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In the Nirenberg and Matthaei experiment the artificial mRNA, polyU, was translated into polyphenylalanine in a cell-free system, establishing that UUU was the codon for Phe. How did this work as the artificial mRNA lacked an AUG initiation codon, which we now know is required for translation of cellular mRNAs?

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    $\begingroup$ I have modified your question, eliminating the question of whether there was AUG present. Obviously not — as this was the experiment that established the first codon and nothing was known about AUG and initiation. PolyU was PolyU was PolyU. I think I have clarified your question (as well as answering it below). If not, let me know. $\endgroup$
    – David
    Jan 22 '17 at 22:33
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This is an intelligent question that highlights the ‘sleight of hand’ simplifications employed in many text books to make experimental science appear cleaner and more logical than is in fact the case. From what we now know about the requirement for an AUG initiation codon in protein biosynthesis these experiments should not have worked.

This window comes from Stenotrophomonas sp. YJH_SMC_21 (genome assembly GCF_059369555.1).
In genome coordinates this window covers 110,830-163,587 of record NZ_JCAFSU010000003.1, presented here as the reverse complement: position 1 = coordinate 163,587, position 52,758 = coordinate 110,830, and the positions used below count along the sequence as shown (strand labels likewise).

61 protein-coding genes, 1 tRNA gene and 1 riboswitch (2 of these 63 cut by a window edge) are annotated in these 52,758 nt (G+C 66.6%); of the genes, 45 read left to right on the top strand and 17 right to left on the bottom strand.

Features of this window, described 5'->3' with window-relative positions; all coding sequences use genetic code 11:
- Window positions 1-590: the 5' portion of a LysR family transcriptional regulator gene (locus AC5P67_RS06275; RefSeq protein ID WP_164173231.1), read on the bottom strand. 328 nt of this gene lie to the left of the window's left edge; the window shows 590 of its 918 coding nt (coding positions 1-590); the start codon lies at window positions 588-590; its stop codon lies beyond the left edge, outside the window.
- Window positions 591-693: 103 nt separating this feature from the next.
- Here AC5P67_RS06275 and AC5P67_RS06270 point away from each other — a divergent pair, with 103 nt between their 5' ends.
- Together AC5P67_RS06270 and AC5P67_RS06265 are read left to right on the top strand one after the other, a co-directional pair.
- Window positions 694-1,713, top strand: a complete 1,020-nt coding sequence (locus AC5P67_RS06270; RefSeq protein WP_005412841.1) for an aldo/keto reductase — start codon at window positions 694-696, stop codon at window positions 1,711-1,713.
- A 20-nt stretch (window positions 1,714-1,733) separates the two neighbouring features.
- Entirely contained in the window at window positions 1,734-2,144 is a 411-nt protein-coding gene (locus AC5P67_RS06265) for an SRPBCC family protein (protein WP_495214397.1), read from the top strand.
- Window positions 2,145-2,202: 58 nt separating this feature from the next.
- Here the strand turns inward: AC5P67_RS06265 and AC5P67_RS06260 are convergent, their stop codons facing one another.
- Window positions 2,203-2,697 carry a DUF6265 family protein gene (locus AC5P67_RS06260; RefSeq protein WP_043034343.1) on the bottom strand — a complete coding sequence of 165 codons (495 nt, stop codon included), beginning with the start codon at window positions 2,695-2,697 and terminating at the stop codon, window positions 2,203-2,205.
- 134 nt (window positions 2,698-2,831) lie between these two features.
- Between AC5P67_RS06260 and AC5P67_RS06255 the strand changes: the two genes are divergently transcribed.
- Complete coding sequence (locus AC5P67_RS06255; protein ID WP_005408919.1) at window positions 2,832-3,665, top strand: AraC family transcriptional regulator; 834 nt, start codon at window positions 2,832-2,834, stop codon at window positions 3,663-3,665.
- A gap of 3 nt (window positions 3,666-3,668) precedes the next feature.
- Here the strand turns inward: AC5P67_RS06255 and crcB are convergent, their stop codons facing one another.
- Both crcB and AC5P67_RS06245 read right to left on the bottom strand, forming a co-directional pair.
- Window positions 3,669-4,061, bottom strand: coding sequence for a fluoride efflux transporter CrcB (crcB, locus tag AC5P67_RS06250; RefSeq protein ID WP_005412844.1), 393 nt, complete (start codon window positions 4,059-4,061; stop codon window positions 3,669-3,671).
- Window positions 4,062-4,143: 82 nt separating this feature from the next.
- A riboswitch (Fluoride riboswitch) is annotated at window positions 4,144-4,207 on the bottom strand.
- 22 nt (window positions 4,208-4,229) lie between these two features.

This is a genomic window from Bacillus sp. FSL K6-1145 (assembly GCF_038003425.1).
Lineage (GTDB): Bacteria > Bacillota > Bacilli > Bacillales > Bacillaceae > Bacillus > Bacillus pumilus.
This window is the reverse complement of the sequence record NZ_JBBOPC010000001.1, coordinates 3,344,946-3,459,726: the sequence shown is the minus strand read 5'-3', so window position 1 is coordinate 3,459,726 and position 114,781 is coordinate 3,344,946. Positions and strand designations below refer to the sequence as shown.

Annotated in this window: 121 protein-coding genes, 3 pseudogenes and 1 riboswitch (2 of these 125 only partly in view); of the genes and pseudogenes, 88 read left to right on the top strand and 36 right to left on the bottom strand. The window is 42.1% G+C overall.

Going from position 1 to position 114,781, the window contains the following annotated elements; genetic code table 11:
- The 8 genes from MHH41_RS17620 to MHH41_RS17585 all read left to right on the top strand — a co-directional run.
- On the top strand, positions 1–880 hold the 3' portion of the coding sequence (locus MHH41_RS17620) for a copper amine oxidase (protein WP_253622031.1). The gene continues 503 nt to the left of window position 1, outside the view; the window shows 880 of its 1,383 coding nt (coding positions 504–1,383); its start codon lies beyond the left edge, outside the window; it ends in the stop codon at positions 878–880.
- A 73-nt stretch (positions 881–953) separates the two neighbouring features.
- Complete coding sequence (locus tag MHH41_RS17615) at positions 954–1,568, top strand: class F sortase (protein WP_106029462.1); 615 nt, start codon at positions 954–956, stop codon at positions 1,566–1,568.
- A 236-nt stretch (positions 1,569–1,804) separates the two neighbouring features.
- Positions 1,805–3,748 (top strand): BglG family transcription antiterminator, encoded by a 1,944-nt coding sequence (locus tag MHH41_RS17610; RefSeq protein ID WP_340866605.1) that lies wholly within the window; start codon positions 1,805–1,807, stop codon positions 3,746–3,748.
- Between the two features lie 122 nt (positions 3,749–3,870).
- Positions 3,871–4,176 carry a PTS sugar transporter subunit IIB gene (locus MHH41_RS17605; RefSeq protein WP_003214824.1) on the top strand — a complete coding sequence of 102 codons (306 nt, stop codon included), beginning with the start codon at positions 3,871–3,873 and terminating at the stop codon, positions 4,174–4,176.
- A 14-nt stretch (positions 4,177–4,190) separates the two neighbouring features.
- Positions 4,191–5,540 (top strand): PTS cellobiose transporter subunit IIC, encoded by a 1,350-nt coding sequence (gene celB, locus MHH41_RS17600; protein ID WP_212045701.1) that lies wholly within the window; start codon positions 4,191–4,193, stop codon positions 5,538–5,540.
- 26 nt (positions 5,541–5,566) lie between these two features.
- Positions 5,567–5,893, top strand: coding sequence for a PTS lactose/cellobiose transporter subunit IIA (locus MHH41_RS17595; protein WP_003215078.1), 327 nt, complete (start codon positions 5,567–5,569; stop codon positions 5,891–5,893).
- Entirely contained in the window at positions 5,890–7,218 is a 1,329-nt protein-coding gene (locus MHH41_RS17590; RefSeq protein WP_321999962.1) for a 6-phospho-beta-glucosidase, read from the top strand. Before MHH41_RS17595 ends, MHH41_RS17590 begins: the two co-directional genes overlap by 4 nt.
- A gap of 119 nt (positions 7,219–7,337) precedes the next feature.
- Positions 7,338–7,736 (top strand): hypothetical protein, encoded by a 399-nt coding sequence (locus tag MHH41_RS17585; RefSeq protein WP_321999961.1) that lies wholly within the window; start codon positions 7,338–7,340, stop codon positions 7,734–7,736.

The reason they did was that they were performed at an unphysiologically high concentration of Mg2+ which overcomes the need for specific initiation (and, incidentally, allows other reactions of protein synthesis to proceed in an abnormal manner, particularly the codon-directed tRNA binding reaction used to finish the deciphering of the genetic code). You should also bear in mind that the efficiency of the reaction was probably much less than that within the cell, but this was of no concern as all that was required was that a product be synthesised.

Reference

I worked in this area in the late 60s/early 70s and the importance of magnesium concentration was just common knowledge in the field, so it is difficult to cite a reference to support my assertion. However a brief search brought up a contemporay paper on the effect of magnesium on initiation of protein synthesis in phage RNA, illustrating its importance. There are, no doubt, others.

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